If there was one piece of advice you’d give to any actor right before an audition or recording a self-tape, what would it be?

HAVE FUN! We want you to be the best person we’ve seen all day. Truly.

How do you expand your “network”? When you interact with a performer for the first time, what inspires you, and what are you looking for in this initial interaction/audition to convince you to bring them back?

These both may sound redundant, but I’m looking for actors who are excited to be there, and approach the audition as a time to play, experiment and take direction. Also, I know so many professionals say this, but it’s true – strong choices. Even if those choices are wrong, it shows me you took the material, thought about it, and brought your unique perspective to the role. Again, even if it’s wrong, I am curious to see what you will do next.

Looking to the Future

What excites you about the future of the arts and auditioning in particular? What are your concerns?

I’m excited about the innovations in technology to improve the auditioning experience both on the casting and actor accessibility side. What concerns me, besides actors feeling like they need to produce, is that there will always be a socioeconomic barrier. As long as tech relies on the Internet, computers, phones, etc., there will be talented people who aren’t able to access this world easily. I am also so sad for all of the casting studios that are struggling or have gone under.

Have you thought about ways of combating this in your own work? Are there ways you see that Casting can help to open these barriers as much as possible?

Great question. In terms of actors feeling like they need to be producers, that is something I am actively trying to combat. In fact, stay tuned for a CSA panel that is in the works that will tackle this topic specifically. As for the socioeconomic issue, that is a tougher issue, especially as we live in a world where we rely on those same devices just to connect to one another. But I am trying to combat it in the small ways I can day to day. Whether that means managing client expectations so that talent can be on an even playing field with one another regardless of their setup/tech capabilities, having conversations with colleagues about the talents’ tech challenges that some casting professionals may not be aware of, speaking with casting platforms about these concerns, and devoting extra time to talent who may need the extra guidance and troubleshooting. But there is always more to be done and I’ll actively be looking for more ways to help.

 

Post-Pandemic, how prevalent do you think virtual auditions will be / what role will they play in the day-to-day casting process? Are there aspects of virtual auditions you’ve found that you prefer?

Virtual auditions/self-tapes were common before the pandemic, and increasingly so. The pandemic just expedited the upswing. I believe virtual auditions will continue after this for initial auditions/prescreens. But I think callbacks/chemistry reads will return to in-person once it is safe to do so.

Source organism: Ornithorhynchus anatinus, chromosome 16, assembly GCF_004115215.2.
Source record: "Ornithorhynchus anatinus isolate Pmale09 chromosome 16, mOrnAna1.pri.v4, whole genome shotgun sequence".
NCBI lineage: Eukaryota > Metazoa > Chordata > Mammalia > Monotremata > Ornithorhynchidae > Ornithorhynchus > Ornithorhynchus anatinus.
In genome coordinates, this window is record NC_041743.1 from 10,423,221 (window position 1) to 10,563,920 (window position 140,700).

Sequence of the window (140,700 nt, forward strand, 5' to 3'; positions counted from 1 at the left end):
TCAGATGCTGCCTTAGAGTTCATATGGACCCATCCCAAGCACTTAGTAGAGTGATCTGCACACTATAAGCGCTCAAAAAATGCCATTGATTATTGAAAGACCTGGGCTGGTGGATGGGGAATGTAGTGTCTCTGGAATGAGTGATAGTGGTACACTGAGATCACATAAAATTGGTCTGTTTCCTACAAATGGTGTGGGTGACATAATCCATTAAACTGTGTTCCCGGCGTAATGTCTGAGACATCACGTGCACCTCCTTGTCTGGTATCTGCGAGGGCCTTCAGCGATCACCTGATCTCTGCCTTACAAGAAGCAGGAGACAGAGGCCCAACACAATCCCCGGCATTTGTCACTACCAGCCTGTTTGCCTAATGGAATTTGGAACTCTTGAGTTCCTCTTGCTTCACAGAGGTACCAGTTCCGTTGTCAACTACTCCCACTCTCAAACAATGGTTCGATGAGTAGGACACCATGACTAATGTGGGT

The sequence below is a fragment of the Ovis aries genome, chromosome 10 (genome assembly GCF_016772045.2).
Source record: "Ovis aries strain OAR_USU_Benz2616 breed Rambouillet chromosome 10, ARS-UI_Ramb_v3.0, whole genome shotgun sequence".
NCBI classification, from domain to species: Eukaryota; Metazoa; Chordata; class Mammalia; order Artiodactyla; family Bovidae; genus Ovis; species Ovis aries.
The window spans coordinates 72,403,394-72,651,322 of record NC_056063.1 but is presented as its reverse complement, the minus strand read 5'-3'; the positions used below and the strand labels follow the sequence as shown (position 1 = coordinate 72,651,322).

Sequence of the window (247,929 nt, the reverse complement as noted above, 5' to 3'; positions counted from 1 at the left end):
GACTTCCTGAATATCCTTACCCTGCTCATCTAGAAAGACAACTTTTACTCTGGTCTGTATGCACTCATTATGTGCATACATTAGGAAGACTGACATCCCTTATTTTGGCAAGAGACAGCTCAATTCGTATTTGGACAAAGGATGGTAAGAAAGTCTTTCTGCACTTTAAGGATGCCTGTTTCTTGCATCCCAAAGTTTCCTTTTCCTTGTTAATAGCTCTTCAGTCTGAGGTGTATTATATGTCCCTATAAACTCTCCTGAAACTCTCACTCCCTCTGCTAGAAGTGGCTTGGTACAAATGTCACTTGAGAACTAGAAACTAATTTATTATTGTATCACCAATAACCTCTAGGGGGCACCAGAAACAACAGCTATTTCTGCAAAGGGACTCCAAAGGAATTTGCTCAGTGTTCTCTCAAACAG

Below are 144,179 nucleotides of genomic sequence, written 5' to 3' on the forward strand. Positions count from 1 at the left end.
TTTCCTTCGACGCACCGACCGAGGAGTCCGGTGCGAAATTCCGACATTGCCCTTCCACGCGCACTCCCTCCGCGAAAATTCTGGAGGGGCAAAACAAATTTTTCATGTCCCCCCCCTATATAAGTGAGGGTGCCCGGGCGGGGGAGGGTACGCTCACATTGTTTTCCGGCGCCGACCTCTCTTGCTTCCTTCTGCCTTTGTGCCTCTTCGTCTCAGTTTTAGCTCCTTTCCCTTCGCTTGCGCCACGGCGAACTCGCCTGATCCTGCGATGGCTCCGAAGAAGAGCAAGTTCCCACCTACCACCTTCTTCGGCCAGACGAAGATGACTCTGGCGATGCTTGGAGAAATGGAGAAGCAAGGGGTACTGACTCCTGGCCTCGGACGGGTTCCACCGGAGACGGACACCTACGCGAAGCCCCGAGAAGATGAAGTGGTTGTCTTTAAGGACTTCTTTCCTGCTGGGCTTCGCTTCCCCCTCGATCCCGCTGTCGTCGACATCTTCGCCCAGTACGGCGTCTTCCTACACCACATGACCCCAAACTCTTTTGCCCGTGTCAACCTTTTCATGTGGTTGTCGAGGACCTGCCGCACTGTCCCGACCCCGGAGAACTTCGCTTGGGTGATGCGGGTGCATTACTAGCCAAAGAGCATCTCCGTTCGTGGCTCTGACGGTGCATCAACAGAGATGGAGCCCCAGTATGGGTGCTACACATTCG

Self Tape setups are a financial and technical obstacle for many in our industry. For those who either can’t afford or don’t feel confident in the technical knowledge to use self-tape equipment, what advice can you offer to give them the best audition?

If you are a SAG member, they are offering their members help in this area. Their on-camera lab will zoom with you, be your reader, help with the upload, etc. If you are not a SAG Member, talk to casting! We want to help you focus on the acting, so if you need help with the technical details, we want to help you!

If you could rebuild the audition process however you’d want, what would it look like?

Great question! I’d have to think about this in more depth, but it would be based around actors having access to breakdowns/auditions without having to pay for equipment, membership, etc. But when I figure it out, I’ll let you know!

The arts industry has inherent barriers to entry including but not exclusively race, socioeconomic status/background, gender, disability, and more. How do you think the industry should evolve to make it a more accessible, equitable, and intersectional space for all? Especially how can we apply this to the audition process?

The more diverse storytelling and representation are, the more understanding and empathy our world will have. I’m really proud to be a member of CSA and involved with many of their awesome initiatives including open calls/classes for underrepresented artists, mentorships programs, training and education outreach to schools that are focused on uplifting underrepresented groups as well as educating students from a young age about what casting is, so that there is more diversity behind the table. There is more for me to do and learn to become a better ally, but as I do that, I will continue to advocate for diversity where I can in all areas of the industry. Casting is one part of the equation. So the more diversity there is in ALL of the roles of a production (both in front and behind the camera), the closer we will get to breaking down these barriers.